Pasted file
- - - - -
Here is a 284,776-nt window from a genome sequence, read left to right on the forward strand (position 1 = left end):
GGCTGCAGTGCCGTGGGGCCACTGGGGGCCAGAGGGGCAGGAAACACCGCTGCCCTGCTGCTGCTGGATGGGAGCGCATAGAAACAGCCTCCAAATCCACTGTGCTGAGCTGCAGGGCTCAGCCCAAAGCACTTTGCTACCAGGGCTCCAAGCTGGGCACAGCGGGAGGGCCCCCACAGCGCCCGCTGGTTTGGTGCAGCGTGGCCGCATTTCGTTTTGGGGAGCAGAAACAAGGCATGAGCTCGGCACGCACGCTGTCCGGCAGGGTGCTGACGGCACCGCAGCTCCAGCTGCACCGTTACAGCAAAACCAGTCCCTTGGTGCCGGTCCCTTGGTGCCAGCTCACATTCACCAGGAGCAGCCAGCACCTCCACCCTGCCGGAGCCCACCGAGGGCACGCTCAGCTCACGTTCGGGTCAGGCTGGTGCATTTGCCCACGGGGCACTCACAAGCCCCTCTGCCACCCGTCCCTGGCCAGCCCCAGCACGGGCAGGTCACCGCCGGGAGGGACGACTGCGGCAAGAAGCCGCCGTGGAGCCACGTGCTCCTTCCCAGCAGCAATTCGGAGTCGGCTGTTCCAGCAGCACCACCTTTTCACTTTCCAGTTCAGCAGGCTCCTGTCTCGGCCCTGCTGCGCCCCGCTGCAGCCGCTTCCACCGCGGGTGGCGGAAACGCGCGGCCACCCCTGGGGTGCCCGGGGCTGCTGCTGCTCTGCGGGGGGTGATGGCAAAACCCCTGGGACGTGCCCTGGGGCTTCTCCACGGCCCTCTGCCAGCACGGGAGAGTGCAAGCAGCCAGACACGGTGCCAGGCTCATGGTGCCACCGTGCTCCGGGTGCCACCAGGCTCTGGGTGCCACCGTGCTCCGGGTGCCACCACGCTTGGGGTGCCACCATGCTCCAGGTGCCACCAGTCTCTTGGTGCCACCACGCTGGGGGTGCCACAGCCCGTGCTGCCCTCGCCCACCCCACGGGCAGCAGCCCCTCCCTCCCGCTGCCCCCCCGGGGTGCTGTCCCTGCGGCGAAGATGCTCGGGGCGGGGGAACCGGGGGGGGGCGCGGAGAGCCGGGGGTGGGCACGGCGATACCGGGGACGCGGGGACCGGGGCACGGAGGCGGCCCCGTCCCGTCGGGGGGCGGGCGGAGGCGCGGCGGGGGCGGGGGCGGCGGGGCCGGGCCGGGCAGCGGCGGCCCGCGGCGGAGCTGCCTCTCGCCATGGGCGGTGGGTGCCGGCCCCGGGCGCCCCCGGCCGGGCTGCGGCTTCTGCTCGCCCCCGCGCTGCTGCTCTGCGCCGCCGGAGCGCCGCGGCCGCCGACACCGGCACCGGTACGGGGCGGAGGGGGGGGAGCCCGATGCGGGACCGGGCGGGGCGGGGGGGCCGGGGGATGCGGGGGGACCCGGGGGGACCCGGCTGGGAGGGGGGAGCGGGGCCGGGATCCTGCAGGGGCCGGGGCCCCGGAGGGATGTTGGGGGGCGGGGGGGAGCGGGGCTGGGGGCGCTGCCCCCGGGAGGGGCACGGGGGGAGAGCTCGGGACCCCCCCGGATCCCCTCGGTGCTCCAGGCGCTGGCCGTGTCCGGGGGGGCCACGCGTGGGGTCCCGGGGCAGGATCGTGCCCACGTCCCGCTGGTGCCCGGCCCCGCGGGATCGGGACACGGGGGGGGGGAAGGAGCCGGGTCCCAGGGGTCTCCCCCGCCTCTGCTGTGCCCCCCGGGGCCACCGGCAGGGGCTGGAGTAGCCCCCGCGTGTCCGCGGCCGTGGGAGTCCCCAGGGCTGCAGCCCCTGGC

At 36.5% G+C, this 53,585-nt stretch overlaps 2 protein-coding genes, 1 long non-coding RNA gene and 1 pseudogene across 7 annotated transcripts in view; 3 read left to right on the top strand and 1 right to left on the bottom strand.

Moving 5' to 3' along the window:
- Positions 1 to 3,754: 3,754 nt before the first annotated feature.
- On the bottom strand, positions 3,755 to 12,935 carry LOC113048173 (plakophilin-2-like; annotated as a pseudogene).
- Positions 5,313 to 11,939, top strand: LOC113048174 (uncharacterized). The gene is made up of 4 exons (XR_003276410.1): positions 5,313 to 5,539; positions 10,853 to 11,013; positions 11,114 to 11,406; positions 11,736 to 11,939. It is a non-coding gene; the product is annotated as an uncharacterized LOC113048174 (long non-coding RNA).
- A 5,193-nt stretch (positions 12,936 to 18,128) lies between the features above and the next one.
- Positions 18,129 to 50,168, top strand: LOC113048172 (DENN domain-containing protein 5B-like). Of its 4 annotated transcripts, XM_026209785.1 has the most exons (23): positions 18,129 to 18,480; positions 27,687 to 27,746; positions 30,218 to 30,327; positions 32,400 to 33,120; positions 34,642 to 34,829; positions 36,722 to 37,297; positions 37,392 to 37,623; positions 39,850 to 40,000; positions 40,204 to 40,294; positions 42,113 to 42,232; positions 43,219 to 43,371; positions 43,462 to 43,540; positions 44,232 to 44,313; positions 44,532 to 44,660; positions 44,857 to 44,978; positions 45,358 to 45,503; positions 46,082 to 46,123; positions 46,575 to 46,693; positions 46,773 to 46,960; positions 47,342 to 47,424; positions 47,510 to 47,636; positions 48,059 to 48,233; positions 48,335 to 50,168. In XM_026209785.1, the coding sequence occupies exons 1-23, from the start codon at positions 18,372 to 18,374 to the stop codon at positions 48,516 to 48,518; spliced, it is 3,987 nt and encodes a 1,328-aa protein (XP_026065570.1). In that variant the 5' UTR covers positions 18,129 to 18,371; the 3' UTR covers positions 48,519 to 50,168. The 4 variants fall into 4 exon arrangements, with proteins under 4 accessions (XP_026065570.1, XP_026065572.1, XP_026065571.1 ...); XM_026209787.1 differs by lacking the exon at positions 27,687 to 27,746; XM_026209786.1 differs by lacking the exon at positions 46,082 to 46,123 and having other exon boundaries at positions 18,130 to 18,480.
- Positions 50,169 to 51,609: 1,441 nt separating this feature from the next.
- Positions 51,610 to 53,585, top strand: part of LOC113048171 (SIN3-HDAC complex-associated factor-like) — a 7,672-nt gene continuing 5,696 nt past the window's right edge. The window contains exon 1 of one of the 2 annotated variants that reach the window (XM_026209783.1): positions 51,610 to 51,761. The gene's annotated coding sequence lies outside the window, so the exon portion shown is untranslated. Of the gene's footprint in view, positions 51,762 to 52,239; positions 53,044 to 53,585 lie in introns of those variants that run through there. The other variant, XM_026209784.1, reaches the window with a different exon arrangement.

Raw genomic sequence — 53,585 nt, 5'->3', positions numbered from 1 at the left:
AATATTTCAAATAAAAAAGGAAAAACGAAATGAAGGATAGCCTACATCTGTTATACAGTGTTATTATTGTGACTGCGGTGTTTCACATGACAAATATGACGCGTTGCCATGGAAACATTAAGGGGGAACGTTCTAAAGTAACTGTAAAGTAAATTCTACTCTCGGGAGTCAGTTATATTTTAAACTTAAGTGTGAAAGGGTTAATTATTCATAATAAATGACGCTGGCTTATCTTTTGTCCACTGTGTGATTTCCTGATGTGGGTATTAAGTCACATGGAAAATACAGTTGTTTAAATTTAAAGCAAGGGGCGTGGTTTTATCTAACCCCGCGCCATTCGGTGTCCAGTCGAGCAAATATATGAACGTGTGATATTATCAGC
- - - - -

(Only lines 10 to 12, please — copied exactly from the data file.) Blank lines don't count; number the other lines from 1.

- Positions 50,169 to 51,609: 1,441 nt separating this feature from the next.
- Positions 51,610 to 53,585, top strand: part of LOC113048171 (SIN3-HDAC complex-associated factor-like) — a 7,672-nt gene continuing 5,696 nt past the window's right edge. The window contains exon 1 of one of the 2 annotated variants that reach the window (XM_026209783.1): positions 51,610 to 51,761. The gene's annotated coding sequence lies outside the window, so the exon portion shown is untranslated. Of the gene's footprint in view, positions 51,762 to 52,239; positions 53,044 to 53,585 lie in introns of those variants that run through there. The other variant, XM_026209784.1, reaches the window with a different exon arrangement.

Raw genomic sequence — 53,585 nt, 5'->3', positions numbered from 1 at the left: